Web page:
Also this week: US FDA grants orphan drug status to PR001 for use in Gaucher disease and researchers restore fertility in older mice using a simple metabolic compound.
The news highlights:
Novartis (Basel, Switzerland) have declared the UK their global trial center for investigating the potential of inclisiran. Inclisiran made headlines earlier in the year when the RNA-based method demonstrated promise in reducing low-density lipoprotein. Now, Novartis are seeking to recruit patients for their preventative study to combat heart attack or stroke, following the success of their earlier trial on those who had already been affected by the conditions.
“This new trial offers an important opportunity to test the ability of inclisiran to lower the risk of heart disease and stroke in a broad range of people. At the same time, it will demonstrate how a new generation of streamlined trials can provide reliable information about novel treatments for conditions that affect large numbers of NHS patients,” commented Sir John Bell, Regius Professor of Medicine at Oxford University, collaborators on the study.
The US FDA (MD, USA) bestowed orphan drug status to Prevail Therapeutics’s (NY, USA) AAV-based drug for Gaucher disease. Gaucher disease is a neurodegenerative disease that normally results in death during early childhood or infancy. The new AAV treatment aims to restore GBA1 activity and is currently involved in Phase I/II clinical trials for Type 2 Guacher disease patients, with the first patients planned to be treated in the first half of 2020. Obtaining the orphan drug status allows the Prevail Therapeutics to obtain assistance and funding during their research on treating the rare condition.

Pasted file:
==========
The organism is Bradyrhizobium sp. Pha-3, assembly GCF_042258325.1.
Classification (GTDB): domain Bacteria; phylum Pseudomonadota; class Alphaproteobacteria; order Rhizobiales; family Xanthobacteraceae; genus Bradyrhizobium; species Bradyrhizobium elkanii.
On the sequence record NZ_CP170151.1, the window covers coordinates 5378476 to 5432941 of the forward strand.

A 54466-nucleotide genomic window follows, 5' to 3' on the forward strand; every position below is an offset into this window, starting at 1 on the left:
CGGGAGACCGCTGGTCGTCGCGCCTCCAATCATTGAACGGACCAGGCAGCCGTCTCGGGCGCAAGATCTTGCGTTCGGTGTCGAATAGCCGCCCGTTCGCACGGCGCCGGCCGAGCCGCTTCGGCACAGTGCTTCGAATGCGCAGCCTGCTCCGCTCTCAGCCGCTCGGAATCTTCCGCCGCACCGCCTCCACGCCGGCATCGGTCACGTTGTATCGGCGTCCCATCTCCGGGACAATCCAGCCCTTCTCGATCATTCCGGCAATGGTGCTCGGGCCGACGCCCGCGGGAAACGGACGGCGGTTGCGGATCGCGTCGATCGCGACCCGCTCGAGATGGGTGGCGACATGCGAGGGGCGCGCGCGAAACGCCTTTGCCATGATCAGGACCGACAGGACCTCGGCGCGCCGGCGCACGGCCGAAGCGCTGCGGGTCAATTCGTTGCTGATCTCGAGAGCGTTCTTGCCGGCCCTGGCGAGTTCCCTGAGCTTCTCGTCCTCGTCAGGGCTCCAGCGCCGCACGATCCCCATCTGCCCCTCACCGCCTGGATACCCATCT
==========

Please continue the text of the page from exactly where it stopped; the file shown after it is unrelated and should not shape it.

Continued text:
“We are pleased to receive these important designations from the FDA, which underscore the critical nature of our work,” commented Asa Abeliovich, Founder and Chief Executive Officer of Prevail Therapeutics. “These designations support our conviction that new gene therapies for Gaucher disease are urgently needed – especially for the severe, neuronopathic form of the disease, for which there are no FDA-approved therapies.”
By administering small doses of a metabolic compound to older female mice, researchers from The University of Queensland (Brisbane, Australia) have partially restored their fertility. By restoring NAD+ levels in the mice, the team were able to restore or maintain the number and the quality of eggs available. The new treatment potentially offers a solution to infertility and the growing desire to have children later in life.
“Quality eggs are essential for pregnancy success because they provide virtually all the building blocks required by an embryo,” explained Professor Homer. “We investigated whether the reproductive ageing process could be reversed by an oral dose of a ‘precursor’ compound — used by cells to create the molecule.”
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